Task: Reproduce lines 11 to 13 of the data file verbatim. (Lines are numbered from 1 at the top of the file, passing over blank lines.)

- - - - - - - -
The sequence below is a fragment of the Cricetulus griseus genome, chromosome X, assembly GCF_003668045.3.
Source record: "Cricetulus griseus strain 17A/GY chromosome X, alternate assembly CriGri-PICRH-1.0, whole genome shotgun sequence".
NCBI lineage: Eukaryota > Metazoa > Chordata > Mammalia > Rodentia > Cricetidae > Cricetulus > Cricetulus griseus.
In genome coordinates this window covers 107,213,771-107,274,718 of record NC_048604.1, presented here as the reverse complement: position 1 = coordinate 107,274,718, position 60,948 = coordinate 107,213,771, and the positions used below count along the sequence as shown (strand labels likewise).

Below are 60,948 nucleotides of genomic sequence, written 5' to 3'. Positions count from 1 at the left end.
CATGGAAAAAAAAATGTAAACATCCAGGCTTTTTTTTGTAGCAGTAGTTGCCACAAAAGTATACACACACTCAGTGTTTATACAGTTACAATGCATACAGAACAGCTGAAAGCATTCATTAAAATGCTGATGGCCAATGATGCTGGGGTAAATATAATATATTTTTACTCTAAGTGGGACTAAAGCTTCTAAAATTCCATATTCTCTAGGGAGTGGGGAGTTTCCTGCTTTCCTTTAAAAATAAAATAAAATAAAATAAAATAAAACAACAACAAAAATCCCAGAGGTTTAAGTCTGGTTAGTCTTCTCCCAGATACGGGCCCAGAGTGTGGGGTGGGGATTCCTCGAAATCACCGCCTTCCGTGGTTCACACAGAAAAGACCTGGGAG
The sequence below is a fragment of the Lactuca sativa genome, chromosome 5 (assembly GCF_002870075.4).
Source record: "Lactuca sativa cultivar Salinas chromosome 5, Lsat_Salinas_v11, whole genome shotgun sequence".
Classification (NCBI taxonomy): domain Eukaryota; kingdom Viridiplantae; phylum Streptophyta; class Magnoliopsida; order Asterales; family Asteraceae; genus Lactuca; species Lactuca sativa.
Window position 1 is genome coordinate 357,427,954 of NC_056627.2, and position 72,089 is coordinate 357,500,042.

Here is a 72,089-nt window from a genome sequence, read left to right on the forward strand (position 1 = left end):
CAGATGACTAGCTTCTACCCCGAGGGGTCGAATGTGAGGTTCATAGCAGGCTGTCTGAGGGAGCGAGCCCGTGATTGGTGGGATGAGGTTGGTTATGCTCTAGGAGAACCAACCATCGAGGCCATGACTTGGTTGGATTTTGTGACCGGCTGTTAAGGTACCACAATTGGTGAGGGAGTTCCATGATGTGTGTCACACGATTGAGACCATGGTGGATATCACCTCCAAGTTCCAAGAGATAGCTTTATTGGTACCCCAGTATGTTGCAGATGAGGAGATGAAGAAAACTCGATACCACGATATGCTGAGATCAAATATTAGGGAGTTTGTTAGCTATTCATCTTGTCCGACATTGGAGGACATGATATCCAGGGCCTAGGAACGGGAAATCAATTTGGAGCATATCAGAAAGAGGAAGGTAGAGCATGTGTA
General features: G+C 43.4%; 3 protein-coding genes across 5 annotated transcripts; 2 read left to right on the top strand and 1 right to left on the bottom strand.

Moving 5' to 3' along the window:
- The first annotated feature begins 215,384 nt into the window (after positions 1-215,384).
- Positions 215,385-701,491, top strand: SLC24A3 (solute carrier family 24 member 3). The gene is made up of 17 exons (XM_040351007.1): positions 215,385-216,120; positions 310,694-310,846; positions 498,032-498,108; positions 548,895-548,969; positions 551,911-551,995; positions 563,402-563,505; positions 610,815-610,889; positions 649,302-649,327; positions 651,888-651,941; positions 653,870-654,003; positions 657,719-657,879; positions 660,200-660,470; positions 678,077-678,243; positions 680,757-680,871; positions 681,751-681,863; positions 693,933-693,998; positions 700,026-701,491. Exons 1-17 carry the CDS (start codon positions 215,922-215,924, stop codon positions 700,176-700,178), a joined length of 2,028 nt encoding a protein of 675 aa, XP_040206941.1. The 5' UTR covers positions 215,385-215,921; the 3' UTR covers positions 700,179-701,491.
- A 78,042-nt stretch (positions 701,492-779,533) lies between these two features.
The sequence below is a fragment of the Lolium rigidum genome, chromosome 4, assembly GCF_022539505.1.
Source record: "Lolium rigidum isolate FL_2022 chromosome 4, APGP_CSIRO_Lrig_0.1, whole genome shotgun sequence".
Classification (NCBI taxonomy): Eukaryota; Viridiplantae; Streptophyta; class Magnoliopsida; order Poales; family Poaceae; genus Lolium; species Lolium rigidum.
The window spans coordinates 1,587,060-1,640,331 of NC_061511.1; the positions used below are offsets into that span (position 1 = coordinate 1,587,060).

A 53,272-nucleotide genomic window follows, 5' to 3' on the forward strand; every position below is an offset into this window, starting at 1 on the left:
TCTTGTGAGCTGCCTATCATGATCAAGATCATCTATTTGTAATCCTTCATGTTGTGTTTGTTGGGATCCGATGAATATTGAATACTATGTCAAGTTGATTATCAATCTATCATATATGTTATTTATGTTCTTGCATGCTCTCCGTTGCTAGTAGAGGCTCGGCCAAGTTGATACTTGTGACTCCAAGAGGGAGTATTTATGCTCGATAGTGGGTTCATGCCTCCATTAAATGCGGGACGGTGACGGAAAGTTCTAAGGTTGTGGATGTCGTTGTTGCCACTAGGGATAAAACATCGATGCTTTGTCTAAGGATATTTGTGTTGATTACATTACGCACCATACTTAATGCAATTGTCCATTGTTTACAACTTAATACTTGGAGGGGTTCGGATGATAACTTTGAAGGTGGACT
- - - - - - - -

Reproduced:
Here is a 72,089-nt window from a genome sequence, read left to right on the forward strand (position 1 = left end):
CAGATGACTAGCTTCTACCCCGAGGGGTCGAATGTGAGGTTCATAGCAGGCTGTCTGAGGGAGCGAGCCCGTGATTGGTGGGATGAGGTTGGTTATGCTCTAGGAGAACCAACCATCGAGGCCATGACTTGGTTGGATTTTGTGACCGGCTGTTAAGGTACCACAATTGGTGAGGGAGTTCCATGATGTGTGTCACACGATTGAGACCATGGTGGATATCACCTCCAAGTTCCAAGAGATAGCTTTATTGGTACCCCAGTATGTTGCAGATGAGGAGATGAAGAAAACTCGATACCACGATATGCTGAGATCAAATATTAGGGAGTTTGTTAGCTATTCATCTTGTCCGACATTGGAGGACATGATATCCAGGGCCTAGGAACGGGAAATCAATTTGGAGCATATCAGAAAGAGGAAGGTAGAGCATGTGTA
General features: G+C 43.4%; 3 protein-coding genes across 5 annotated transcripts; 2 read left to right on the top strand and 1 right to left on the bottom strand.